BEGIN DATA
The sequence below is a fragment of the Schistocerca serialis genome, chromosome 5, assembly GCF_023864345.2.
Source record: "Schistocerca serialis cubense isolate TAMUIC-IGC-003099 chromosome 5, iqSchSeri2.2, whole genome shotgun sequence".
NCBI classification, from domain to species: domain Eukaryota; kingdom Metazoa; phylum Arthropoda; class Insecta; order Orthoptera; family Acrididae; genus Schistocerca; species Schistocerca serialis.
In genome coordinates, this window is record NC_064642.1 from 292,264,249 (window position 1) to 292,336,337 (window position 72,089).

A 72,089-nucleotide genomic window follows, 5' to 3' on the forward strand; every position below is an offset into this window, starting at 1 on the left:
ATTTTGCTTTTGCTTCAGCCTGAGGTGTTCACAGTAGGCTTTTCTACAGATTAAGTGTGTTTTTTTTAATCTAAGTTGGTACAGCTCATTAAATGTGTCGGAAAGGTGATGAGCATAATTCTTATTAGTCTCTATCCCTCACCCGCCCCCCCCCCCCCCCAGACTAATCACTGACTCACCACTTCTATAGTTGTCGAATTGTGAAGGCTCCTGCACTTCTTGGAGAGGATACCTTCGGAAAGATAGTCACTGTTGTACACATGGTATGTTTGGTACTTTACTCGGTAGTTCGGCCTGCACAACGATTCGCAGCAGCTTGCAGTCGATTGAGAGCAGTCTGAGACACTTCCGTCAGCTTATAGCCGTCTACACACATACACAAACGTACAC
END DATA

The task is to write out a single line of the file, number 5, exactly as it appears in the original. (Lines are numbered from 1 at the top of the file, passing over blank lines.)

A 72,089-nucleotide genomic window follows, 5' to 3' on the forward strand; every position below is an offset into this window, starting at 1 on the left: